# Using the oce colormap function in R

When I talk to fellow colleagues about why I use R as my language of choice for scientific data analysis, I typically point out all the advantages, and because I’m honest, the disadvantages.

Typically the biggest disadvantage, especially for those coming from the java-GUI world of Matlab, is the non-interactive graphics. Now, I’ve managed to convince myself that I actually prefer making plots this way (because it forces me to script rather than noodling around with a mouse, the final plot is predictable, etc), but there are always a few things that I wish were easier.

One of those is handling colors in “image” plots and in scatter plots. The former is usually handled pretty easily using the oce function imagep(..., col=oceColorsJet), but the latter tends to be trickier. There is no base R functionality for automatically coloring points by some other attribute. I believe this is relatively easy to do with ggplot2, but that of course requires using ggplot2 (nothing against ggplot2, it just really isn’t an option for me – perhaps the subject of a future blog post).

## the colormap() function

With that in mind, Dan and I set out to create a function that could be used to make an explicit “map” between colors and values to facilitate making plots, but also to ensure that the results of the plot are correct. The concept of a “colormap”, as implemented in Matlab, where the information connecting colors to values is inherent in the plot attributes, doesn’t exist in R. One can plot any colors one would like without thinking twice about whether they mean anything. On the one hand, this can be an advantage because it makes it easier to have multiple colormaps in a single figure. The downside is that using colors to represent numerical values requires some care.

The basic idea of colormap() is that it creates an object that connects a series of colors with values, which can be passed to various plotting functions to ensure that the color-mapping is done correctly. Probably the best way to illustrate the various options is through some examples. In most cases the colormap is communicated through the use of a “palette”, which is either drawn implicitly by the plotting function, or through an explicit call to oceDrawPalette().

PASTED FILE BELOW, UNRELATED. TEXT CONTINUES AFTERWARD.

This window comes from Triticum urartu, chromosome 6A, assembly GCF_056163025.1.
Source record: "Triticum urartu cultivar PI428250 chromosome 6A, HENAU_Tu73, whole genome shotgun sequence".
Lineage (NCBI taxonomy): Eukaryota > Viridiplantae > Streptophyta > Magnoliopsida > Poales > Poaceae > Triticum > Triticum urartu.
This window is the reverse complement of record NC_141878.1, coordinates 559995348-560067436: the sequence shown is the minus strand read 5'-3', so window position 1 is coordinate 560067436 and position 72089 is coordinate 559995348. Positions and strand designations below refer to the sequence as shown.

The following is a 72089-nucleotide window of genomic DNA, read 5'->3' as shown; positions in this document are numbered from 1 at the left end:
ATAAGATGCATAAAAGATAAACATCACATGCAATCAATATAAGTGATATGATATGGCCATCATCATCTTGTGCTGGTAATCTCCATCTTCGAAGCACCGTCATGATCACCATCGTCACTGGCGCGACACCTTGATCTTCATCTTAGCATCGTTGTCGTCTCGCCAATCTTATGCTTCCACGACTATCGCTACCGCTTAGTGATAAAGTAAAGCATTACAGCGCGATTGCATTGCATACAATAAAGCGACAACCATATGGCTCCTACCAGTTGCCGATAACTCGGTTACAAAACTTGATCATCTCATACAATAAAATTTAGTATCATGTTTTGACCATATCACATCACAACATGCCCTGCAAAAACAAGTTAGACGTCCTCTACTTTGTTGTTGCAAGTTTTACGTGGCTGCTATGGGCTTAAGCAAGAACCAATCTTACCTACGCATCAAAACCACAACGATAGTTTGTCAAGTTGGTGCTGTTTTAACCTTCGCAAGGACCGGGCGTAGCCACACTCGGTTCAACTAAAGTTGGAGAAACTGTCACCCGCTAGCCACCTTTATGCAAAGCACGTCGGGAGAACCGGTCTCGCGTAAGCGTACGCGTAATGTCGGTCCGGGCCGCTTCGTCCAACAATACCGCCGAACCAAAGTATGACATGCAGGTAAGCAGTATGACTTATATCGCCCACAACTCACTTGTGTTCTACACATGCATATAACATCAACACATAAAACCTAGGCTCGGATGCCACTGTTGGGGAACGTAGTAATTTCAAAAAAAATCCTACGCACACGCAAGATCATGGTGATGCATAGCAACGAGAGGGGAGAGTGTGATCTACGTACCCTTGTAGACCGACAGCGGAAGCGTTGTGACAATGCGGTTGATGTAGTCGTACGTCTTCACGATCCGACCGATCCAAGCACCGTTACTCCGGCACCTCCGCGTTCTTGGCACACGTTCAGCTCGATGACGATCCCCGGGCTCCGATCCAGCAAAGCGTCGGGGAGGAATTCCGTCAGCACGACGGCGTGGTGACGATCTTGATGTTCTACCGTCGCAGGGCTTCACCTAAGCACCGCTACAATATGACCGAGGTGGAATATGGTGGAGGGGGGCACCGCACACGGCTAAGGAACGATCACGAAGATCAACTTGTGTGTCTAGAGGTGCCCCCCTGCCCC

## imagep() plots

The imagep() function is a tweaked and customizable version of the base image() function. It is used for making pseudo-color maps of matrix-style data. A nice example comes from the included argo dataset:

library(oce)
data(argo)

## remove bad data, and grid to regular pressure levels
argo <- argoGrid(handleFlags(argo))

## two-panel plot of T and S, using the cmocean colors
par(mfrow=c(2, 1))
Tcm <- colormap(argo[['temperature']], col=oceColorsTemperature)
imagep(argo[['time']], argo[['pressure']][,1], t(argo[['temperature']]),
ylab='pressure [dbar]',
colormap=Tcm, flipy=TRUE, main='Temperature')
Scm <- colormap(argo[['salinity']], col=oceColorsSalinity)
imagep(argo[['time']], argo[['pressure']][,1], t(argo[['salinity']]),
ylab='pressure [dbar]',
colormap=Scm, flipy=TRUE, main='Salinity')

Pretty easy. But using colors with imagep() is pretty easy anyway, since the colormap is defined based on the input data and automatically scaled to match the palette.

What if we wanted to add points showing the temperature values at certain depths to the salinity plot? In Matlab, combining the two colormaps is nigh impossible. Using oce, all we do is reference the Tcm object when we set the colors of the points, specifically the $zcol element within it – which contains a colormapped color for every element in the original data used to create Tcm: ## random points to plot set.seed(123) II <- sample(seq_along(argo[['temperature']]), 100) t <- matrix(rep(argo[['time']], dim(argo[['pressure']])[1]), nrow=dim(argo[['pressure']])[1], byrow=TRUE)[II] p <- argo[['pressure']][II] T <- argo[['temperature']][II] par(mfrow=c(2, 1)) Tcm <- colormap(argo[['temperature']], col=oceColorsTemperature) imagep(argo[['time']], argo[['pressure']][,1], t(argo[['temperature']]), ylab='pressure [dbar]', colormap=Tcm, flipy=TRUE, main='Temperature') points(t, p, pch=22, bg=Tcm$zcol[II], cex=0.75)
Scm <- colormap(argo[['salinity']], col=oceColorsSalinity)
imagep(argo[['time']], argo[['pressure']][,1], t(argo[['salinity']]),
ylab='pressure [dbar]',
colormap=Scm, flipy=TRUE, main='Salinity with discrete temperature measurements')

## Add the temperature colormapped points overtop
points(t, p, pch=22, bg=Tcm$zcol[II], cex=0.75) ## Plotting a colored scatterplot, with a palette The example above introduced how to use the $zcol return value of the colormap object to color the plotted points according to the desired colormap. Here I’ll explore that a bit further, highlighting how to use it with a basic plot, but with a palette on the side.

x <- seq(0, 6*pi, 0.1)
y <- sin(x)

## create a colormap for cos(x)
cm <- colormap(cos(x), col=oceColorsPalette)

drawPalette(colormap=cm, zlab=expression(cos(x)))
plot(x, y, col=cm\$zcol, pch=19)

## Using named GMT-style palettes

In creating colormap(), Dan and I were impressed with the color palettes available in the Generic Mapping Tools (GMT) software, and decided to implement a similar approach to defining custom colormaps. In addition, colormap() includes a number of “named” GMT palettes (see ?colormap), several of which are quite handy for plotting topography.

par(mar=c(0.5, 0.5, 0.5, 0.5))
data(topoWorld)
data(coastlineWorld)

## Use the gmt_relief palette
cm <- colormap(name='gmt_relief')

drawPalette(colormap=cm)
mapPlot(coastlineWorld)
mapImage(topoWorld, colormap=cm)

## Conclusion

The colormap() function is pretty powerful, and as a result somewhat complex to use. I hope the above examples have helped shed some light on how to use oce to map colors to values consistently and reliably in plots.